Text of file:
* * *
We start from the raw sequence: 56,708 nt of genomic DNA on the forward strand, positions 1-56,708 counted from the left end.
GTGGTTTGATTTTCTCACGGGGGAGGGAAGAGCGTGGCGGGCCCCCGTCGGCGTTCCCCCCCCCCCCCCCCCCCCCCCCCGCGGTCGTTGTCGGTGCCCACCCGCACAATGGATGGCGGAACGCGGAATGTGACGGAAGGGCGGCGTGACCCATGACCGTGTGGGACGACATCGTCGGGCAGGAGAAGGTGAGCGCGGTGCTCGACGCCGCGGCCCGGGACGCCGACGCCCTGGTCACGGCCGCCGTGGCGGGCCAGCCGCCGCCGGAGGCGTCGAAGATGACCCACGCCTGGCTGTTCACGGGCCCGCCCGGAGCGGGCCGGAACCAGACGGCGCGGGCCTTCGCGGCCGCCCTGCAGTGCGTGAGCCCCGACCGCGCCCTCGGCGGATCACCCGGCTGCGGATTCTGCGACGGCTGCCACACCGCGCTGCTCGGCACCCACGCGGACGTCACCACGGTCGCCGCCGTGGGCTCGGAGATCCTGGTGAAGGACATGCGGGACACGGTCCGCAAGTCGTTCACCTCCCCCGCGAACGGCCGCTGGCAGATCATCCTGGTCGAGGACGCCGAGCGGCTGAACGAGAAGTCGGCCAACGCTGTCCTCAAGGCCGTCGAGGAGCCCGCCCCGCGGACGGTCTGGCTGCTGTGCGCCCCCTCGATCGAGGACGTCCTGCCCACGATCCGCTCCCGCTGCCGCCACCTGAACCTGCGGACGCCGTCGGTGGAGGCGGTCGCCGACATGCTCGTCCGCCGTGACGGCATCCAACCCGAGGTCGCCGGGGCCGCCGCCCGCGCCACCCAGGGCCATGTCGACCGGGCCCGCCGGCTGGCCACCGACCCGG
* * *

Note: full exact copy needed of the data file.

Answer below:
We start from the raw sequence: 56,708 nt of genomic DNA on the forward strand, positions 1-56,708 counted from the left end.
GTGGTTTGATTTTCTCACGGGGGAGGGAAGAGCGTGGCGGGCCCCCGTCGGCGTTCCCCCCCCCCCCCCCCCCCCCCCCCGCGGTCGTTGTCGGTGCCCACCCGCACAATGGATGGCGGAACGCGGAATGTGACGGAAGGGCGGCGTGACCCATGACCGTGTGGGACGACATCGTCGGGCAGGAGAAGGTGAGCGCGGTGCTCGACGCCGCGGCCCGGGACGCCGACGCCCTGGTCACGGCCGCCGTGGCGGGCCAGCCGCCGCCGGAGGCGTCGAAGATGACCCACGCCTGGCTGTTCACGGGCCCGCCCGGAGCGGGCCGGAACCAGACGGCGCGGGCCTTCGCGGCCGCCCTGCAGTGCGTGAGCCCCGACCGCGCCCTCGGCGGATCACCCGGCTGCGGATTCTGCGACGGCTGCCACACCGCGCTGCTCGGCACCCACGCGGACGTCACCACGGTCGCCGCCGTGGGCTCGGAGATCCTGGTGAAGGACATGCGGGACACGGTCCGCAAGTCGTTCACCTCCCCCGCGAACGGCCGCTGGCAGATCATCCTGGTCGAGGACGCCGAGCGGCTGAACGAGAAGTCGGCCAACGCTGTCCTCAAGGCCGTCGAGGAGCCCGCCCCGCGGACGGTCTGGCTGCTGTGCGCCCCCTCGATCGAGGACGTCCTGCCCACGATCCGCTCCCGCTGCCGCCACCTGAACCTGCGGACGCCGTCGGTGGAGGCGGTCGCCGACATGCTCGTCCGCCGTGACGGCATCCAACCCGAGGTCGCCGGGGCCGCCGCCCGCGCCACCCAGGGCCATGTCGACCGGGCCCGCCGGCTGGCCACCGACCCGG